• MF. These are "Marathon Fartlek" runs, designed to provide some gentle speed training. Like any other Fartlek run, these can be as unstructured as you like. The key is to do a reasonable portion of the run at or slightly above the pace you typically run your marathons at. Note that this is not "Marathon Pace" in the sense of the pace you would race an all-out marathon, but rather the pace you will use in these frequent marathons. If you run these frequent marathons at an easy pace, then pick up the pace a little during these runs, but don't run hard. Remember to Warmup gently, and I would include a Cooldown that has some easy running and a short walk.
  • MF+. These are slightly faster versions of the MF run described above. The goal is still not to run hard, but I have some periods of running and distinctly faster than your usual marathon pace. Concentrate on good Cadence and Running Form during these faster periods.
  • DiagR-Pre. This is partly "Diagnostic Run", but it's mostly a confidence builder and a mental-health run to do right before the next marathon. You should keep this short, probably between 2 and 3 miles, but you could include some running at or slightly faster than your usual marathon pace.
  • Msg-L & Msg-D. These are massage days, "Msg-L" is light massage and "Msg-D" is deep massage. The light massage should not produce any additional soreness, and should be relatively superficial. The deeper massage should work deep into the muscles. If you can afford it, a good professional massage is ideal, but self-massage can be quite effective. See Massage for a list of tools and techniques. You should aim for somewhere between 10 min. and an hour on massage depending on how you were feeling, your skill level, and your available time.
  • Med. These are medium distance runs, designed to provide a little bit of endurance stress. These should be run mostly at an easy pace, but include some sections at or above your usual marathon pace. Don't run hard, but just remind your legs and brain how to run a little faster.
  • Cross. Optionally you can include some cross training such as cycling or other easy aerobic exercise. Be extremely careful about introducing a new form of exercise while running marathons frequently as your body may be a little more delicate than you expect.

4 A Marathon Every Week

When there is just a single week between marathons, the only objective is recovery. The 2 MF runs should be enough to thoroughly warmed up and provide a little stress to aid in the healing process. They should be just fast enough to prevent you becoming slower and slower others these frequent marathons progress. The goal here is not to build speed through physical adaptation so much as to remind the neurological pathways. Also, running slightly faster can make the easy of paces seem easier during the marathon.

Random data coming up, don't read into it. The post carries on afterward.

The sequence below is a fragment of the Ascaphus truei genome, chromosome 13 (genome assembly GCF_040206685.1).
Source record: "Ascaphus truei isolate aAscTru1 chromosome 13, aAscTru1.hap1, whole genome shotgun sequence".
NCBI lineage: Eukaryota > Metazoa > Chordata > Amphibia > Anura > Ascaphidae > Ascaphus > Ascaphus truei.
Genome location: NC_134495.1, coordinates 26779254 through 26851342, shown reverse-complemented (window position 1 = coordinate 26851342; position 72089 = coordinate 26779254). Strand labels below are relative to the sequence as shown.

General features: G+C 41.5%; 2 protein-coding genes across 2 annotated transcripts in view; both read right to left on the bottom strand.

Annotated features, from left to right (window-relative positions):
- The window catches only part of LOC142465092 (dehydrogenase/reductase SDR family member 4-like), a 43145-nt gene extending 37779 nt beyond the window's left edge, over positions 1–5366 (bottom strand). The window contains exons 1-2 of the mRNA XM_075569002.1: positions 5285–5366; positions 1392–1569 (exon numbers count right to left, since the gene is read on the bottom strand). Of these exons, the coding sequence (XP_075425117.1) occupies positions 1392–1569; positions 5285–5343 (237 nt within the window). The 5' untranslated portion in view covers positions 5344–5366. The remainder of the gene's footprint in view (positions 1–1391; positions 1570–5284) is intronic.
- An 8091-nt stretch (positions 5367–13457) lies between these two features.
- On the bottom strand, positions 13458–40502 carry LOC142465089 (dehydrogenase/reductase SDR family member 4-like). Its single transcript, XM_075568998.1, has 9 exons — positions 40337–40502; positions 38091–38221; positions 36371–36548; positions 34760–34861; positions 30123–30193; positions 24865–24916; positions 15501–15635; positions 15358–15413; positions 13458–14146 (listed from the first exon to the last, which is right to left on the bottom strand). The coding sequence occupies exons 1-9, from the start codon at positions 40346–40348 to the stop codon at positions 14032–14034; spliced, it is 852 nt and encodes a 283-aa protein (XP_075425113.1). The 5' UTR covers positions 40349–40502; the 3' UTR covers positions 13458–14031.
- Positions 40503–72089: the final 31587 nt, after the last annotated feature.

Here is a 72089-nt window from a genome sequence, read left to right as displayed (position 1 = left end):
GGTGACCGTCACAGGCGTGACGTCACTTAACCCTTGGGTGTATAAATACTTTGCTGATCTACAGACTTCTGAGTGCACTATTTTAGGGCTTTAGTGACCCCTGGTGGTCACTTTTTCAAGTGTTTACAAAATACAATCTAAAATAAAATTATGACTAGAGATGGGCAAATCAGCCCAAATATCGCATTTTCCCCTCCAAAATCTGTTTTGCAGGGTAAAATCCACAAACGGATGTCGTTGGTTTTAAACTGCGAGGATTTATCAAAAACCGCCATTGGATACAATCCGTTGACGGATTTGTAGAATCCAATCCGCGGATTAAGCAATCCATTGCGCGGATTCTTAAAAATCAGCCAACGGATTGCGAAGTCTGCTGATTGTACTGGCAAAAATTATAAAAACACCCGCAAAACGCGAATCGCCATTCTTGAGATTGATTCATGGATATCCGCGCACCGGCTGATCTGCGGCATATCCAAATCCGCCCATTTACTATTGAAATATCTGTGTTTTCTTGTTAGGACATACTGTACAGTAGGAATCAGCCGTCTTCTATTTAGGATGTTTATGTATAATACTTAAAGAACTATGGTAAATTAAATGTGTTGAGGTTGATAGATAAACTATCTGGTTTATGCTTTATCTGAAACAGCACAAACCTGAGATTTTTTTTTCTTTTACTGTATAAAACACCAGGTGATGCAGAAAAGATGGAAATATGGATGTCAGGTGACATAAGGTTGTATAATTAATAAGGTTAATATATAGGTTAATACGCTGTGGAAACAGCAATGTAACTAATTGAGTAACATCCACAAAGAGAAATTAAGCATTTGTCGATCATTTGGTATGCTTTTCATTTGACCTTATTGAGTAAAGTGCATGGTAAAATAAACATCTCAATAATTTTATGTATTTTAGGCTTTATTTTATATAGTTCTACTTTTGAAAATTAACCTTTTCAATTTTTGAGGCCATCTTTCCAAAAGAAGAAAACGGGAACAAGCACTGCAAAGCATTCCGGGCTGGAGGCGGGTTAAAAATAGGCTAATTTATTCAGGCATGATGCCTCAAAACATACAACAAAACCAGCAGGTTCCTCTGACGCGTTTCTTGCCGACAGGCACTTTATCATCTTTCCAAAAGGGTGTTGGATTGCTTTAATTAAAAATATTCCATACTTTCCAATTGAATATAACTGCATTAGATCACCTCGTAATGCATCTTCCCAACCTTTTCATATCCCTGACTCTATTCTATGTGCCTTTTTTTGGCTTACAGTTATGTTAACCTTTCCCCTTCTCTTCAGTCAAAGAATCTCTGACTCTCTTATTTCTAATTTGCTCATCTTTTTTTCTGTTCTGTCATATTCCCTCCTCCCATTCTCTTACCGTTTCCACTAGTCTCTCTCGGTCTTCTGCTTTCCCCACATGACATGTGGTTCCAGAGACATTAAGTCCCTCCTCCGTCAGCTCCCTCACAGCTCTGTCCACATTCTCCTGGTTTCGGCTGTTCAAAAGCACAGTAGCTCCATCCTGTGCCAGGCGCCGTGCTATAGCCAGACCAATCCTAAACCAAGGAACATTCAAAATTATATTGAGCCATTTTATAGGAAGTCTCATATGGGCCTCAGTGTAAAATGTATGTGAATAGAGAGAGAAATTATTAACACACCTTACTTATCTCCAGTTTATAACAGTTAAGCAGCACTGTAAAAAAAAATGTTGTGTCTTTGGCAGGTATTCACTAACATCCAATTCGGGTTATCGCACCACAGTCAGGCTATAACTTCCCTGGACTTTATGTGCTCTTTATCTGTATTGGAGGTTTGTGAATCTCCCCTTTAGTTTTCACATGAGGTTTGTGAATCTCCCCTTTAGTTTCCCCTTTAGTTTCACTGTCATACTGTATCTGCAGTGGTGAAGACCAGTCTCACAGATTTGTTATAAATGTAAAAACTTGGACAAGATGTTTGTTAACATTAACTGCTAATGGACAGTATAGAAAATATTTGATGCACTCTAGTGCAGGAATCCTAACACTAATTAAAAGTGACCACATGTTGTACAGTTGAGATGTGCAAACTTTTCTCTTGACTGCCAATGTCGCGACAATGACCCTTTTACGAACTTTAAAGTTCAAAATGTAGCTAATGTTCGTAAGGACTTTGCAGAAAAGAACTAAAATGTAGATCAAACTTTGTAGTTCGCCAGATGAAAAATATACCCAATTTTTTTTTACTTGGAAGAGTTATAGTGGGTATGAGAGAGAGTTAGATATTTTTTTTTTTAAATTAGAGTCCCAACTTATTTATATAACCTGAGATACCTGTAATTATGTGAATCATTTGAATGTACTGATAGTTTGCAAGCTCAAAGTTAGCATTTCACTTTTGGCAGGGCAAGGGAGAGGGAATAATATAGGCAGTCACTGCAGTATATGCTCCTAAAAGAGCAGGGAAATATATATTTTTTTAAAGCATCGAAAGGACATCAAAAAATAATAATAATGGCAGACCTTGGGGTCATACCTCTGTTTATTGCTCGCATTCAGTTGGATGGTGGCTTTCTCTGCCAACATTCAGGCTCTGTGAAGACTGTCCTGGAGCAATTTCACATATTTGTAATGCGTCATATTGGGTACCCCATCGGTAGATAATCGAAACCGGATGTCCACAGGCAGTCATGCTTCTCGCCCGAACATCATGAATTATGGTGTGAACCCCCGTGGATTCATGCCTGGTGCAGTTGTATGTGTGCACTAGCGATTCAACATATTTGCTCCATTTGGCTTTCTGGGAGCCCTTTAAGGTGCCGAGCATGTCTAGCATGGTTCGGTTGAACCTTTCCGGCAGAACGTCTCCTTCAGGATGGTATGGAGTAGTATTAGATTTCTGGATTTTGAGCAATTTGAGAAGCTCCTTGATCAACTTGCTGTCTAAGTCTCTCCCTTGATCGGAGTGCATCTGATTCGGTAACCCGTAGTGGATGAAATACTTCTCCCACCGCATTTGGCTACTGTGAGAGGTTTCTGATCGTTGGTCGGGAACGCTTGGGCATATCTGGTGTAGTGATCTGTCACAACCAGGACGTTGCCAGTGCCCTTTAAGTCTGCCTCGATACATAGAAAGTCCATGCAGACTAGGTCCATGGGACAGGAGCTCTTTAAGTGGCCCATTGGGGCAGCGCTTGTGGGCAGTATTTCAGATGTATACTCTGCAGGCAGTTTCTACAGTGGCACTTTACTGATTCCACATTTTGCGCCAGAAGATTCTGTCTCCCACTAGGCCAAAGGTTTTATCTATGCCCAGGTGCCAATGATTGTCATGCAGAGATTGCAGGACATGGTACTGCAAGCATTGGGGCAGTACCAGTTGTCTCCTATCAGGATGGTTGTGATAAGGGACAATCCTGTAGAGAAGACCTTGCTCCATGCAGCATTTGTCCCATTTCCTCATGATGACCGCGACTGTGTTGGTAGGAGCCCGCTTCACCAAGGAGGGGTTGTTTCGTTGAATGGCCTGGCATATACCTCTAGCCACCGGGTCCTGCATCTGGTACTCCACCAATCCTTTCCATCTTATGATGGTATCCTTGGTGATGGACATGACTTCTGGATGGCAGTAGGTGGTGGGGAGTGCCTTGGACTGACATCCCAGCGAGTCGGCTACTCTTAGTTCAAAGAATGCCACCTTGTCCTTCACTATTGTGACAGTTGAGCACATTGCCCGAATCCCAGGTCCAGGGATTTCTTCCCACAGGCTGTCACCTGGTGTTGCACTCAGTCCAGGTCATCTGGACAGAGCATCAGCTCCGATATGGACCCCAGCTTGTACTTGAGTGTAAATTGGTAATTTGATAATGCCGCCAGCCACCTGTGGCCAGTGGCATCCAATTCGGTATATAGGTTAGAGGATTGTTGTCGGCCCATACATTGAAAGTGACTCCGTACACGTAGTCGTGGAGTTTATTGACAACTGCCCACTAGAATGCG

Sat Sun Mon Tue Wed Thur Fri
Marathon DiagW + DiagM DiagR-Post MF (2-5) Msg-D MF (3-5) DiagR-Pre

5 A Marathon Every 2 Weeks

With two weeks between marathons it becomes more worthwhile to add a little bit of training between races. Compared with a marathon every week the MF runs could be slightly longer and there is the opportunity for a medium run on the intervening weekend.

Sat Sun Mon Tue Wed Thur Fri
Marathon DiagW + DiagM DiagR-Post MF (3-5) Msg-L MF (3-8) Msg-D
Med (5-10) Cross Msg-D MF (3-8) Msg-D MF (3-5) DiagR-Pre

6 A Marathon Every 3 Weeks

Running the marathons three weeks apart means it is more important to actually train between races. Without any training between races you are likely to detrain. This is a delicate balancing act between keeping your fitness, and recovering well. The runs on the two intervening weekends could be a little longer, but I would suggest that speed is probably more important in distance. Therefore focus on picking up the pace a little, rather than on the distance of this run. Depending on your fitness and information you could build one or two of the MF runs up to a slightly longer distance.

Sat Sun Mon Tue Wed Thur Fri
Marathon DiagW + DiagM DiagR-Post MF (3-5) Msg-L MF (3-5) Msg-D
Med (5-16) Cross Msg-D MF+ (3-10) Msg-D MF+ (3-10) Msg-D
Med (5-10) Cross Msg-D MF (3-5) Msg-D MF (3-5) DiagR-Pre

7 A Marathon Every 4 Weeks

With four weeks between races, the medium runs can become a little longer, as can the MF runs.

Sat Sun Mon Tue Wed Thur Fri
Marathon DiagW + DiagM DiagR-Post MF (3-5) Msg-L MF (3-5) Msg-D
Med (5-16) Cross Msg-D MF+ (3-13) Cross + Msg-D MF+ (5-13) Msg-D
Med (8-20) Cross Msg-D MF+ (3-13) Cross + Msg-D MF+ (3-10) Msg-D
Med (5-10) Cross Msg-D MF (3-5) Msg-D MF (3-5) DiagR-Pre

8 A Marathon Every 5 Weeks

The approach for running marathons five weeks apart is very similar to four weeks. I recommend stretching the distance out slightly on the middle week.

Sat Sun Mon Tue Wed Thur Fri
Marathon DiagW + DiagM DiagR-Post MF (3-5) Msg-L MF (3-5) Msg-D
Med (5-16) Cross Msg-D MF+ (3-13) Cross + Msg-D MF+ (3-10) Msg-D
Med (13-20) DiagR-Post Msg-D MF+ (5-13) Cross + Msg-D MF+ (5-13) Msg-D
Med (8-20) DiagR-Post Msg-D MF+ (3-13) Cross + Msg-D MF+ (3-10) Msg-D
Med (5-10) Cross Msg-D MF+ (3-5) Msg-D MF (3-5) DiagR-Pre

9 Running Back to Back Marathons Every Week

Running to Back to Back Marathons every week can be quite stressful. The diagnostic runs become important to detect any potential problem before it becomes an injury, and the massage is critical to keep everything functioning properly.

Sat Sun Mon Tue Wed Thur Fri
Marathon Marathon DiagW + DiagM DiagR-Post + Msg-L Msg-D MF (2-5) DiagR-Pre
Marathon Marathon